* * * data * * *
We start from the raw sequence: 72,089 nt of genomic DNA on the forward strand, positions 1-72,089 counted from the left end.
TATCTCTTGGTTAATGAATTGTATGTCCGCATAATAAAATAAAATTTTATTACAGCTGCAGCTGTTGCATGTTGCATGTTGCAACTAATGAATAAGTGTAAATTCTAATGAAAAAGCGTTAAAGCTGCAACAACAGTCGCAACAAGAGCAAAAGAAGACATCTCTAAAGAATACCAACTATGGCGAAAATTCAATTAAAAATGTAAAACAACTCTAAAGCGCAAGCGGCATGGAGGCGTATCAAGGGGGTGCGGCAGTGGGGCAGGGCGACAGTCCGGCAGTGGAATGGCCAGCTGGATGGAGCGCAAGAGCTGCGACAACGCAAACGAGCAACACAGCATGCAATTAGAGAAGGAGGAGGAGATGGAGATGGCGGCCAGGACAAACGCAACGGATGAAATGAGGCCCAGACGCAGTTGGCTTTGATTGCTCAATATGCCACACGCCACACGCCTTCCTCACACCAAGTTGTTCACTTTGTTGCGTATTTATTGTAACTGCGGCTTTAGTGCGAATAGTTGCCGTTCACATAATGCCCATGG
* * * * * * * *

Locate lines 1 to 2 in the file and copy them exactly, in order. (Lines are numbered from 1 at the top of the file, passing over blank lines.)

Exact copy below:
We start from the raw sequence: 72,089 nt of genomic DNA on the forward strand, positions 1-72,089 counted from the left end.
TATCTCTTGGTTAATGAATTGTATGTCCGCATAATAAAATAAAATTTTATTACAGCTGCAGCTGTTGCATGTTGCATGTTGCAACTAATGAATAAGTGTAAATTCTAATGAAAAAGCGTTAAAGCTGCAACAACAGTCGCAACAAGAGCAAAAGAAGACATCTCTAAAGAATACCAACTATGGCGAAAATTCAATTAAAAATGTAAAACAACTCTAAAGCGCAAGCGGCATGGAGGCGTATCAAGGGGGTGCGGCAGTGGGGCAGGGCGACAGTCCGGCAGTGGAATGGCCAGCTGGATGGAGCGCAAGAGCTGCGACAACGCAAACGAGCAACACAGCATGCAATTAGAGAAGGAGGAGGAGATGGAGATGGCGGCCAGGACAAACGCAACGGATGAAATGAGGCCCAGACGCAGTTGGCTTTGATTGCTCAATATGCCACACGCCACACGCCTTCCTCACACCAAGTTGTTCACTTTGTTGCGTATTTATTGTAACTGCGGCTTTAGTGCGAATAGTTGCCGTTCACATAATGCCCATGG